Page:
were a sixpenny-ha'penny toy! What would a perambulator cost?"

She retained control enough to reply:

"I - I have a catalogue. The one I've marked - I'd thought of - is - is
three pounds ten."

Osborn threw away restraint.

"Three pounds ten!" he cried. "Within ten bob of a week's salary! Do
you realise what you're asking? My God, women have a cheek. You bleed
a man and bleed him until - until he don't know where to turn. It's
ask, ask, ask - "

Then Marie also flung off restraint and gave all her pent-up nerves
play. They faced each other like furies, he red and grim, she shaken
and shrill.

"Ask, ask, ask! And what has marriage ever given me? Look at me! I was
happy till I married you! I never knew what it was to be so poor
and - and grudged till I'd married you! I didn't know what marriage
was. I didn't know I'd be hungry and worried - yes, hungry! - and made
ashamed to ask for every penny that I couldn't get without asking. Why
can't I get it? Why, because you took me away from my job and married
me! I cook for you, and sew and sweep and dust for you, and you take
it all as a matter of course. All I've given up for you you take as a
matter of course!

"All I've suffered for you you take as a matter of course ... you
_men!_"

"I didn't know what it'd be like to have a baby, or, God knows, I'd
never have had one - "

"Be quiet!" shouted Osborn. "Be quiet!"

But she raved on:

"No, I wouldn't! I wouldn't, I tell you! What do you expect of women?
You expect us to want babies and bear them in all that - hell, and be
pleased to have them; and - and to put up with begging from you for
them! And you don't care how weak we are - how our backs ache; you
don't care if the baby goes out or stays in - if _I_ go out or
stay in. It's your child, isn't it? It's not all _my_ fault we
had it, is it? There's a lucid question for _you_! Answer it!"

"I will do no such thing!" he cried angrily. "You ought to be ashamed
of yourself - a woman - a _woman_ suggesting she doesn't want a
baby!"

"I didn't say it! I suggest I don't want one of yours!"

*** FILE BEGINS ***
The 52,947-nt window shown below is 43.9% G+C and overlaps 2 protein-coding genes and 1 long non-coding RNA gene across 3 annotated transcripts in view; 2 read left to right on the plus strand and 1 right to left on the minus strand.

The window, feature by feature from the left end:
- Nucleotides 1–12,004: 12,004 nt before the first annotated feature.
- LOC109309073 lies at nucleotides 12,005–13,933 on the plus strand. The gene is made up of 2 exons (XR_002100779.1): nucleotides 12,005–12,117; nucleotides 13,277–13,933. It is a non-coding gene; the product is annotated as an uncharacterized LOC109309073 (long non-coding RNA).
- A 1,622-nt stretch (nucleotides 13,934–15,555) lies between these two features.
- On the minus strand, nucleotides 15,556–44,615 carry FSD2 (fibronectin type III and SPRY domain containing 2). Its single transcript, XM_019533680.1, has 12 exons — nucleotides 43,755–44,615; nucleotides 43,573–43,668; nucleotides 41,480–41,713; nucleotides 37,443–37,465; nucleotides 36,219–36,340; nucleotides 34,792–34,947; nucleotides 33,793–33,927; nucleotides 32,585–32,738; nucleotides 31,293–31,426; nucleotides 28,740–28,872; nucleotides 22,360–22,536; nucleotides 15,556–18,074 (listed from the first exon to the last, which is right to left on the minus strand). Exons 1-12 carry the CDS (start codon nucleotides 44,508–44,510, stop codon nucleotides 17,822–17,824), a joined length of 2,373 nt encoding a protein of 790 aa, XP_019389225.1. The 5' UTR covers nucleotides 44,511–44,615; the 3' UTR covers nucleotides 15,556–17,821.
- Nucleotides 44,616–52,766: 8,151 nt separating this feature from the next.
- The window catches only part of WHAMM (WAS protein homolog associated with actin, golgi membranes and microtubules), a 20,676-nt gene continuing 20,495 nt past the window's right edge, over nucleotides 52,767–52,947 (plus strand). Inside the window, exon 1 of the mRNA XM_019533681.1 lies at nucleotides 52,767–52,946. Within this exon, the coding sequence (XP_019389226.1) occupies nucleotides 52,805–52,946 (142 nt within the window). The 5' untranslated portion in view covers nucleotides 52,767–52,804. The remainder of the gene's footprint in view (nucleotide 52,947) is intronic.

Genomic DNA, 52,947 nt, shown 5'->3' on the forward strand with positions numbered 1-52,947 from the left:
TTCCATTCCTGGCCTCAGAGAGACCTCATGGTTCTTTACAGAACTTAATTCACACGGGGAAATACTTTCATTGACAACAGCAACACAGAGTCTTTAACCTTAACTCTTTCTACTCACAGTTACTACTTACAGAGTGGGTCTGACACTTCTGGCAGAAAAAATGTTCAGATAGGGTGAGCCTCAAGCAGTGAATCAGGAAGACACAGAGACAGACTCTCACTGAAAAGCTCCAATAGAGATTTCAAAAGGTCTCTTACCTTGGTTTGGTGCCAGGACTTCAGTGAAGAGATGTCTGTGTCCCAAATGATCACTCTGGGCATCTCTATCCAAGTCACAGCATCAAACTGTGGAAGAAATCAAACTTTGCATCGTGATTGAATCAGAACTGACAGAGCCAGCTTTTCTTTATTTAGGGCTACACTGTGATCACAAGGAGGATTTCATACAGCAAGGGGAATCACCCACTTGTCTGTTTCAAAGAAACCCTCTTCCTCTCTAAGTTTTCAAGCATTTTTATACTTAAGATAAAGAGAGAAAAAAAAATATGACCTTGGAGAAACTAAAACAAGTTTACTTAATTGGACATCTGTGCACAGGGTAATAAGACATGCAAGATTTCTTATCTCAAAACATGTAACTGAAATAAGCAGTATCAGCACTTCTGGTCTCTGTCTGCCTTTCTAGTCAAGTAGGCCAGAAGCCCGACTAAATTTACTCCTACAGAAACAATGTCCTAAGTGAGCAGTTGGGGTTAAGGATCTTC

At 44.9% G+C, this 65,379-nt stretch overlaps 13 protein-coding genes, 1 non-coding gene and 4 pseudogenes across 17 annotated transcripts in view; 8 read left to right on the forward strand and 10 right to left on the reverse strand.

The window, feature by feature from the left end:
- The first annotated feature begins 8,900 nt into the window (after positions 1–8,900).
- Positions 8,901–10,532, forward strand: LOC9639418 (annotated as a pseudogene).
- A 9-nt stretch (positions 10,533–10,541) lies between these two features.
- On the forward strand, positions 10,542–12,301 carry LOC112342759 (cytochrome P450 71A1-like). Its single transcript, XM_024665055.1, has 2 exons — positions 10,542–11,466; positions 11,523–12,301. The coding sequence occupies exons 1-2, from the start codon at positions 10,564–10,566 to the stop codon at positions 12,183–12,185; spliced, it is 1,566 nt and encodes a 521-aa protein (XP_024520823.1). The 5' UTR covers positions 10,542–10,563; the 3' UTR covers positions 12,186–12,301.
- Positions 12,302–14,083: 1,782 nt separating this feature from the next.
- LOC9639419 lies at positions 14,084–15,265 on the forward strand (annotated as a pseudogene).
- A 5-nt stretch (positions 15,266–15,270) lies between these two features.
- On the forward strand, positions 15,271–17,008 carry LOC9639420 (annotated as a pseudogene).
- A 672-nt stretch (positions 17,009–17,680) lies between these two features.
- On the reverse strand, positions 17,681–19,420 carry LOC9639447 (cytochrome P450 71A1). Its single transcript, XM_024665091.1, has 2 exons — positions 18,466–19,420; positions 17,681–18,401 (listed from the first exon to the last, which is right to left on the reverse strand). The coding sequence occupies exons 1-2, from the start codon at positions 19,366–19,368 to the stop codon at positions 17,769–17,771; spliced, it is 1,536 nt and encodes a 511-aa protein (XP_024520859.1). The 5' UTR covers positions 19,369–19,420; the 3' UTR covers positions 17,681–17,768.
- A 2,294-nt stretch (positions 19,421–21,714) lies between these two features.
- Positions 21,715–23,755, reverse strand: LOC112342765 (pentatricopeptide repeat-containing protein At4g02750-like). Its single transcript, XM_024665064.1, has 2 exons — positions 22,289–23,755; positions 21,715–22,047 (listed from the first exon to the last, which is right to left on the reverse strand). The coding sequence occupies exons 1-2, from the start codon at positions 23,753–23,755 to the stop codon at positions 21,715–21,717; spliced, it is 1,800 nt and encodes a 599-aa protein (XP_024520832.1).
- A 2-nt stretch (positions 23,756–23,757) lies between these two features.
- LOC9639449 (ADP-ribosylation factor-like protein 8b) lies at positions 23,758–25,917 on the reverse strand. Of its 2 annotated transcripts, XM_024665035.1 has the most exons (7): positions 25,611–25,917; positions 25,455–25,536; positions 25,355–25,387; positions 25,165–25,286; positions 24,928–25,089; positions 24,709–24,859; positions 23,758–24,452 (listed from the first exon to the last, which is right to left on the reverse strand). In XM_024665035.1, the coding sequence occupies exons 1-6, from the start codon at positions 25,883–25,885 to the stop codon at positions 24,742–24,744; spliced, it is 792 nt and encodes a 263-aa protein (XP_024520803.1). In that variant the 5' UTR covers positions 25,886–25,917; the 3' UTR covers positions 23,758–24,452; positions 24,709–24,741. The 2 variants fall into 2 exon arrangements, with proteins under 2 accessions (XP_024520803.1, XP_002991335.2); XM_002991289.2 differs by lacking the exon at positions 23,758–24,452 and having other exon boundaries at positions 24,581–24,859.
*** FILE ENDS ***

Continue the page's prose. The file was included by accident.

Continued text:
"My God!" said Osborn, recoiling.

Marie grew ice-cold when she had said a thing that she would have
thought impossible to say; but there was a keen triumph in the
ice-coldness. She had silenced him.

"Isn't married life ugly?" she asked. "Isn't it little and mean and
sordid and stingy and unjust? You create a condition which will tie me
to the house; you are angry with the condition because it's expensive;
you're angry with me for being house-tied. Can I help it? Can I help
anything? Do you think I don't _want_ theatres and to go out to
dinner with you as I used to? The baby's yours, isn't he, as well as
mine?"

"Marie," said Osborn, "Marie - "

He searched for things to say.

"I wish I had never married you - I wish I had never married at all,"
said Marie. "Men won't understand; they're impatient, they're brutes!
And you haven't answered my question yet."

Osborn went out of the flat.

The inevitable answer of the goaded man - anger, silence and
retreat - cried aloud to her.

She was afraid of herself.

What terrible things she had said - she, a little, new, young wife and
mother!

She spoke out into the stillness, shocked, appealing, still trembling
with her rage.

"Oh, God! Oh, God!... Oh, God, help me!"




CHAPTER XI

THE BANGED DOOR


When Julia had left the Kerrs' flat and was turning out of the
building into the windy street, she met Desmond Rokeby about to enter.
Her handsome face was grim beneath her veil and her eyes snapped. As
she pulled up short and stood in Rokeby's path, she expressed to him
the idea of a very determined obstacle.

"How nice to meet you!" he cried goodhumouredly.

"I'm glad I've met you," she replied.

Rokeby surveyed her quizzically. "What an admission," he said, "from
an arch-enemy! You _are_ the enemy of us all, aren't you? Is
there anything I can do for you?"

"Where were you going?" Julia countered.

"To No. 30."

"Then - yes - you can do something for me. You can go away again."

"Are they out?" said Rokeby; "are they ill? What's the mystery?"

She looked up and down the road; she gave him the impression that she
stamped her feet and frowned, though to appearances she did neither.
She ordered:

"Don't loiter here. Osborn - Mr. Kerr'll be home directly, and if he
sees you he'll take you in, won't he?"

"Probably, I should say."

"Then come away."

"If I may walk a little way with you."

"I don't care where you walk with me," Julia replied vigorously, "if
it isn't into Marie's flat."

She set a brisk pace down the opposite side of the road, as if
assuming that Osborn might pass them unnoticing on the other, and
Rokeby kept step unprotestingly. "It must be after six o'clock," he
said presently.

"It is," she replied.

"Which is your way home?"

Julia described her route with a brevity characteristic of her.